Marco Polo Sheep Facts

Kyrgyzstan Marco Polo sheep hunting Outfitter Report

Marco Polo hunting is, to many hunters, the pinnacle of sheep hunting. Here are a few Marco Polo sheep facts:


The Marco Polo argali is a large, long-legged, light-boned argali with the most spectacular horns of all the world’s sheep. The summer coat is light, speckled brown, with the face, chest, underparts, rump patch and legs white. In winter, the upper parts are somewhat darker brown and there is a full white neck ruff extending to the brisket. The winter hair is much longer, making the animal appear larger and heavier than it is. The long, slender horns are HUGE, forming 1-1/4 to 1-1/2 open spirals, and triangular in cross section. The longest sheep horn ever recorded is 75 inches, or 190.5 cm

The eastern part of the Vakhan (or Wakhan) Corridor in Afghanistan; the Pamir Plateau in eastern Tajikistan; extending north into southeastern Kyrgyzstan south of the Naryn River; and the adjacent Pamir (Tagdumbash) region of far western China. The northern limit for the Marco Polo argali is the Naryn river.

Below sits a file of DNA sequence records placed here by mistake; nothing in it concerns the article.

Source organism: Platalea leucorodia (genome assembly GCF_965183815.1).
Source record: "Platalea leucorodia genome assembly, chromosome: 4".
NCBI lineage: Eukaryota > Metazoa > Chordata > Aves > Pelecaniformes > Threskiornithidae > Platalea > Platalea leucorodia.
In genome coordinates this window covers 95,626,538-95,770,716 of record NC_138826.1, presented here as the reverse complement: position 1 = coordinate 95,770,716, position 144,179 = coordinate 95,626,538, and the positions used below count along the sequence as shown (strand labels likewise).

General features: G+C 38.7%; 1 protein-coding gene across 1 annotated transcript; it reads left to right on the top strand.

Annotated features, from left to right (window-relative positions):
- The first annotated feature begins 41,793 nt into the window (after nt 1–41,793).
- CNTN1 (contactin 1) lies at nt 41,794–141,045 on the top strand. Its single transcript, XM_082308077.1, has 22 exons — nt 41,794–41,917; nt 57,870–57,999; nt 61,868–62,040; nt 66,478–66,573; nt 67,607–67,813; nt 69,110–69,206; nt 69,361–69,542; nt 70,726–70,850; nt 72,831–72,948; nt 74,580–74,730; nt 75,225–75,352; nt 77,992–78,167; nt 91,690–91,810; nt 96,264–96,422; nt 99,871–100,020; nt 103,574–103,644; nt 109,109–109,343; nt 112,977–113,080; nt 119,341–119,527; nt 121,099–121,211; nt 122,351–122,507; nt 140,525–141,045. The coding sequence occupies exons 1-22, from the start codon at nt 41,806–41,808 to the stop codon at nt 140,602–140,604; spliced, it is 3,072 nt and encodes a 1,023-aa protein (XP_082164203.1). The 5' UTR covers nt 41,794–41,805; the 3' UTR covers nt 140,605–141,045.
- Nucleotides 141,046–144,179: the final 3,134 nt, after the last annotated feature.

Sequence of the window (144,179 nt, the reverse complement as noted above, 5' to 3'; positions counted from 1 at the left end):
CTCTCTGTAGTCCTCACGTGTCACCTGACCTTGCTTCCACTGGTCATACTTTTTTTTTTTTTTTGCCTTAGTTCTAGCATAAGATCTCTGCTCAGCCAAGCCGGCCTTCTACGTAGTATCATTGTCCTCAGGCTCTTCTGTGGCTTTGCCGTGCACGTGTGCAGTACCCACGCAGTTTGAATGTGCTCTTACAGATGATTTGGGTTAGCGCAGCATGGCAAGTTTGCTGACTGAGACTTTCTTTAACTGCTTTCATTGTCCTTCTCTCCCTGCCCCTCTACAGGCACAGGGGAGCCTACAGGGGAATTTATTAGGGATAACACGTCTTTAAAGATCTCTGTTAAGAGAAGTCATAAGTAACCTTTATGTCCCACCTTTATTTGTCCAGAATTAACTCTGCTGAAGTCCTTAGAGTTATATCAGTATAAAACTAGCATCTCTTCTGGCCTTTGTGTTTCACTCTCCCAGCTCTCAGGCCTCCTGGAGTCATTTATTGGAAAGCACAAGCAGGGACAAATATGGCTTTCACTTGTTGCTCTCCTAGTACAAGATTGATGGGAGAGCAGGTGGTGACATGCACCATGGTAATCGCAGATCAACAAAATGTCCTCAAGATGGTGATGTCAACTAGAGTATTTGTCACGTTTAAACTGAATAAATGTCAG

Marco Polo is one of the finest wild sheep and is one of the very top hunting trophies. Animals rarely descend below 3,000 m (10,000 ft.) The hunt is usually conducted at altitudes of 4,500 – 5,500 meters (15,000 – 18,000 ft.) Top physical condition is required. High altitude sickness with pulmonary edema, which strikes some hunters, may require emergency evacuation. One should not attempt this hunt without a thorough medical examination. Horses are sometimes used.

Any flat shooting cartridge in 7 mm Mag. to 300 Mag. range caliber is adequate. Shots are expected at 270-390 yards (250-350 meters). It is necessary to bring good quality mountain boots, warm clothing, sleeping bag, sun glasses and sun screen. The duration if the tour is usually 9-10 days from arrival, and the trophy is usually obtained on the 3 – 5th day of hunting.

Tajikistan: from September to March
Kyrgyzstan: March-April and August15-December 15

Marco Polo sheep hunting in Kyrgyzstan

Another one my hunters Marco Polo ram, notice ram in front of me. Our hunter shot him 5 days before but we lost him and the wolves ate him. Luckily we were able to find what was left of him. The photo above is one of our Canadian hunters Marco Polo. He also took a large Ibex.” ~The Outfitter


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